The other day, I was hanging with my mom, and I couldn’t pull her away from her phone. She was playing “Candy Crush Saga,” the popular mobile game that requires users to eliminate or arrange the candies on their screen in a Tetris-like logic challenge. She’s not alone. Her next-door neighbors play it. My cousins, who range in age, play it. My aunts play it. And they’re all addicted.
Candy Crush is one of several free games owned by King Digital Entertainment PLC, an Irish mobile-game creator that filed its initial public offering Tuesday. King Digital hopes to raise up to $500 million in its IPO.
Candy Crush has been a boon for the company; 93 million people played it more than a billion times daily in December, King reported. King’s revenue jumped from $164.4 million in 2012 to $1.88 billion in 2013. Keeping the share price up long-term may not be easy, according to the Wall Street Journal.
Since King’s games are available for free, the company’s business model relies on users buying digital add-ons. Indeed, King wrote in its filing with the Securities and Exchange Commission that the company’s growth would depend on its ability to “develop new games and enhance our existing games in ways that improve the gaming experience … while encouraging the purchase of virtual items within our games.” My mom theorizes that it’s next-to-impossible to get past certain levels on the free version of the game without buying some help (in the form of digital candy bars).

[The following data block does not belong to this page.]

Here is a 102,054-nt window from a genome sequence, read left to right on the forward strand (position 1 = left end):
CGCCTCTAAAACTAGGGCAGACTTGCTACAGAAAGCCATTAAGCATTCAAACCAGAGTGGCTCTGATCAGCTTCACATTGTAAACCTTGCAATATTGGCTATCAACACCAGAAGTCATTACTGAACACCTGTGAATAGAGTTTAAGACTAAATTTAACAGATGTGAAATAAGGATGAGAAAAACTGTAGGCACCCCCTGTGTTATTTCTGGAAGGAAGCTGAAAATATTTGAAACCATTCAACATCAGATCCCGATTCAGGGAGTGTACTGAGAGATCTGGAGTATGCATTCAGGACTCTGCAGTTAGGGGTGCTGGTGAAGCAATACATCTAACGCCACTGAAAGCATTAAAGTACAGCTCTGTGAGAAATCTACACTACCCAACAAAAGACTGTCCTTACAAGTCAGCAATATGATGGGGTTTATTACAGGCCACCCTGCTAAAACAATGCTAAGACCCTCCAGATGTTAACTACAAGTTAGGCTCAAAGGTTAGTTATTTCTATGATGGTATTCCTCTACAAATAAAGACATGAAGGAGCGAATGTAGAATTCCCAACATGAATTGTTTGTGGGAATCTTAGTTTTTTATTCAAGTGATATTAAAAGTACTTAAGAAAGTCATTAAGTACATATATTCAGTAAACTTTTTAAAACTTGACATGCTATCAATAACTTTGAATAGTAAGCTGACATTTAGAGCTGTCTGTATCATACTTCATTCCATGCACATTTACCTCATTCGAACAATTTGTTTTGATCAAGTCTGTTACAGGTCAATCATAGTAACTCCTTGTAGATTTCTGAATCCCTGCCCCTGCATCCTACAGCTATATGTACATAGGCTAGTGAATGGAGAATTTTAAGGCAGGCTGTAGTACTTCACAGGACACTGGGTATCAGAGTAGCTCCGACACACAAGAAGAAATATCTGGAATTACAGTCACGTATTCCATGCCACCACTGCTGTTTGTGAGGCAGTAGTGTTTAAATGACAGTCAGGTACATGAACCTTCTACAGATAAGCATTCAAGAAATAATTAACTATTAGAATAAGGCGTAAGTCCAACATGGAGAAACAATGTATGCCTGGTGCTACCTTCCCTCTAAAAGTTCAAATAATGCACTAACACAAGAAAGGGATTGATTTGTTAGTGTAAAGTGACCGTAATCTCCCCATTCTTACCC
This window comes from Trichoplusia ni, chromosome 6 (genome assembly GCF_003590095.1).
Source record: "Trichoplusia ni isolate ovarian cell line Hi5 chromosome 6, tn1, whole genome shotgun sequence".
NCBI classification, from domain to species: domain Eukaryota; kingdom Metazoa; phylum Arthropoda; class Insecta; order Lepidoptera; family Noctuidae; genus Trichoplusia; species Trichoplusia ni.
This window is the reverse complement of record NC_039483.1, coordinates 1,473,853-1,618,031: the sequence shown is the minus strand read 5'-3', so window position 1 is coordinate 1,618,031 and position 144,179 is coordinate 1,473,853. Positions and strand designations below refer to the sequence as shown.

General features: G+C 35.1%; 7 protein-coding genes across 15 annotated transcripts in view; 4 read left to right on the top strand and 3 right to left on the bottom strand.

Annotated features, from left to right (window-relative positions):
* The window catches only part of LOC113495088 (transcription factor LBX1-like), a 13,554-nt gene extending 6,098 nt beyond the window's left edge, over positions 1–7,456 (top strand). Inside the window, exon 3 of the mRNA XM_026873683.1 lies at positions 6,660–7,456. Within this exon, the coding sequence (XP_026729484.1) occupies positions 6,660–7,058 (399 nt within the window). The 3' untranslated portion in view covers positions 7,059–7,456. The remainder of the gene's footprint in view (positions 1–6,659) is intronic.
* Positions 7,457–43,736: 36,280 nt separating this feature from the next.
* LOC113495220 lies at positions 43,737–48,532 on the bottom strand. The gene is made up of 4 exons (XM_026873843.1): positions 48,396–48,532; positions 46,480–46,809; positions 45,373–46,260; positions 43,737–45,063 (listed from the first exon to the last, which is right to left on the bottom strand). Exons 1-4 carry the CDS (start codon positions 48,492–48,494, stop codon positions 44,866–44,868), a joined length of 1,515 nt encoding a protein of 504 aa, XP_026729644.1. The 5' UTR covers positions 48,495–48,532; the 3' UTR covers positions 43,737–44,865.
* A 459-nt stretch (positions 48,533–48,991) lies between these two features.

“If you’re in a level that you can’t pass any other way, they say nine gold bars will help you to get five extra moves. Nine bars costs like a dollar,” she says, in the same voice she uses when she got a sweater on deep discount from Macy’s. “And sometimes it literally is only an extra move you need!” She’s on Level 158, and she thinks she might need to start shelling out to get past it. In its filing, King Digital said most of its players that reach the top levels do so without paying a cent.
Maybe those people are secret geniuses. Maybe most of us will never reach the top levels, no matter how many digital candies we buy. But it helps to keep people hoping. How much has my mom spent in total? “I’m not at liberty to say,” she says, cackling. She promises she has spent less than $100 in the few months she’s been playing.
That doesn’t seem like much. But remember that she’s buying digital candy bars. And if every one of Candy Crush’s 93 million daily users spends that much — well, those bars could add up. But King Digital has to get its users to keep spending. It also may struggle to strike gold again with another game. Currently, most of its users play Candy Crush. A much smaller number play its other games, like “Pet Rescue Saga,” “Farm Heroes Saga” and “Bubble Witch Saga.”
One of its competitors, Zynga, had limited success when facing similar challenges. Zynga makes games like “FarmVille” and “Pioneer Trail” (formerly known as “FrontierVille”). It went public in 2011, and its share price has fallen nearly 50 percent since then, according to the WSJ. It has also posted losses for three years in a row.
In addition to the Zynga cloud hanging over its head, King needs to manage its rapid growth, scaling up its internal controls and IT infrastructure. Those responsibilities fall largely into the CFO’s lap, so King was wise to hire CFO Hope Cochran, the former finance chief at Clearwire Corp. and Evant Inc., in October 2013. But some members of its management team “do not have significant experience managing a large global business operation,” so they may have a hard time leading the company moving forward, King wrote in its IPO filing.
King Digital will also have to prepare for what happens when its addicted, but fickle users find the next new game and ditch Candy Crush. Or when social pressures push them to move on. My mom, for instance, used to play the popular Zynga game “Words With Friends.” “I kept beating everybody so they don’t want to play with me anymore,” she says.